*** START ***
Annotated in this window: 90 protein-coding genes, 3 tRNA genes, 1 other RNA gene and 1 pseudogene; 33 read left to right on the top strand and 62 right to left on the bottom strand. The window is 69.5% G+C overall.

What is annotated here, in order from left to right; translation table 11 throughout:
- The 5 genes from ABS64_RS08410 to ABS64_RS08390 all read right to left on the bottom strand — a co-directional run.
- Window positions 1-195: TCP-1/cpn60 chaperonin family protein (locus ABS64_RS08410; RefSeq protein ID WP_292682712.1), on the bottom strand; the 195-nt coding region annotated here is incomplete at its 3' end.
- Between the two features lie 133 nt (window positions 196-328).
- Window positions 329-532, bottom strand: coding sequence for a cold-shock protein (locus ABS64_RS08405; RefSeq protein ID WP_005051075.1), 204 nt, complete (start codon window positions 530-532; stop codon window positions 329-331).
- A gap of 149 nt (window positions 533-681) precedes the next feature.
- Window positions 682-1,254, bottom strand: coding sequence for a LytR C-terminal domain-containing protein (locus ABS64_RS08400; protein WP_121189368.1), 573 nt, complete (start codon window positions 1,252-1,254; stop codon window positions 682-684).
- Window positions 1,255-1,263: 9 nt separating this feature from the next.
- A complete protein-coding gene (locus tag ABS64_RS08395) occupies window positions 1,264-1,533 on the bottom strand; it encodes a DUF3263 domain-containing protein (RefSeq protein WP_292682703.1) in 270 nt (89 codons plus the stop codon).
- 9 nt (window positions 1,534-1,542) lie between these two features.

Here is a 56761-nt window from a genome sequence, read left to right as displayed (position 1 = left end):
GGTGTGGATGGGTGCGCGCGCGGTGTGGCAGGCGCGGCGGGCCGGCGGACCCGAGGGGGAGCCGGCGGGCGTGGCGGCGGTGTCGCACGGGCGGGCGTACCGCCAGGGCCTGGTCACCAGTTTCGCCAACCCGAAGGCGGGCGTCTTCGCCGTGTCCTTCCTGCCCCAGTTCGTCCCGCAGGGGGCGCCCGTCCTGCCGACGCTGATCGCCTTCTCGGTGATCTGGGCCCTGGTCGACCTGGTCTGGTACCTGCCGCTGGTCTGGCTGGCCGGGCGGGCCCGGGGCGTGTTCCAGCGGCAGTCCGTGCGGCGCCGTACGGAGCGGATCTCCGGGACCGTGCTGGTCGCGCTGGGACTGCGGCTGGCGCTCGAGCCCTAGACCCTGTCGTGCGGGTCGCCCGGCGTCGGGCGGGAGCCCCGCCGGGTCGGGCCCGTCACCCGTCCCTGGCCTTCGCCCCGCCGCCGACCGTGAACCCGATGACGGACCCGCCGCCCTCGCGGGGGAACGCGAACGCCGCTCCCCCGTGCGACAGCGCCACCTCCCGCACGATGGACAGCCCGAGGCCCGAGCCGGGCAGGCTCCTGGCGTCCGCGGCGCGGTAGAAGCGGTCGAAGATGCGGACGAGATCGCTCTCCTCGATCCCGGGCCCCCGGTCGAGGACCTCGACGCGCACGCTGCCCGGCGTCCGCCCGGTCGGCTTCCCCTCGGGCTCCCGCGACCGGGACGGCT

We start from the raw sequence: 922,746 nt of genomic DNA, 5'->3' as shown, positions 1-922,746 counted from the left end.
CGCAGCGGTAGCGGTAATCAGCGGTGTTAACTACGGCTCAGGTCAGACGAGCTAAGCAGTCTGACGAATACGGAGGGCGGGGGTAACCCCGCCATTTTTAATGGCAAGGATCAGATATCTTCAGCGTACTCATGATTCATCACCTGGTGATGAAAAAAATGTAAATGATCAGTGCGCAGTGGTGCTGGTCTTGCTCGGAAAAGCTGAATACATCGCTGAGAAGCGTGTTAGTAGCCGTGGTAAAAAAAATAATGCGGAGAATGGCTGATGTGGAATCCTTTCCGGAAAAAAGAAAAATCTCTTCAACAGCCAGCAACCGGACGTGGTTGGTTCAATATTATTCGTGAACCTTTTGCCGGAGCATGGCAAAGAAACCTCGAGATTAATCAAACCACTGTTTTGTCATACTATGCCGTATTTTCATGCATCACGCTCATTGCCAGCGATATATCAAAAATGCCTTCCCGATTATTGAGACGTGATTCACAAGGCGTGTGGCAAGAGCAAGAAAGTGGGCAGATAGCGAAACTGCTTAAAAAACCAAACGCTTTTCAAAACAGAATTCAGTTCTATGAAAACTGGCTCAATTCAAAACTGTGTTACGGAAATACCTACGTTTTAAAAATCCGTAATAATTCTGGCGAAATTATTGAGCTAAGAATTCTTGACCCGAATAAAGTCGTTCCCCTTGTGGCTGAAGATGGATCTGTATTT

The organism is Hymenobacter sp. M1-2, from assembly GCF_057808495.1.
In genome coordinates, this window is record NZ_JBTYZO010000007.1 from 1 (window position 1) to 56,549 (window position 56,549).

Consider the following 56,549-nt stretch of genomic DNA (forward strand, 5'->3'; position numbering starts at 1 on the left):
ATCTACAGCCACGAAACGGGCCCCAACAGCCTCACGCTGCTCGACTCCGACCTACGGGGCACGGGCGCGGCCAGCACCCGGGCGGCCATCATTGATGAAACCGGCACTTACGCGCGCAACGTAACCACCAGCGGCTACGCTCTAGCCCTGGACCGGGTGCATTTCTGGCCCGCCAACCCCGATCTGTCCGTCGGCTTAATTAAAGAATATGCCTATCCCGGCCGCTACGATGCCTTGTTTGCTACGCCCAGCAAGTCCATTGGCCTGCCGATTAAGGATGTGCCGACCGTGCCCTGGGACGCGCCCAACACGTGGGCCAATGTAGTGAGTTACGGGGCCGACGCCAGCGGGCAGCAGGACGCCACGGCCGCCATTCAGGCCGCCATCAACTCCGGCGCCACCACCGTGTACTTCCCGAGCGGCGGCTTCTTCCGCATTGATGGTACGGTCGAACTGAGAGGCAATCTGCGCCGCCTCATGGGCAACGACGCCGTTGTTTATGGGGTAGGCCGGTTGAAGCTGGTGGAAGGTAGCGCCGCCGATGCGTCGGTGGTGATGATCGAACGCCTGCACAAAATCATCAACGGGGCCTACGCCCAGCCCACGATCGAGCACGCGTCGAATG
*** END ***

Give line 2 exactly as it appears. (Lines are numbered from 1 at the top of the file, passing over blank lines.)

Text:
What is annotated here, in order from left to right; translation table 11 throughout: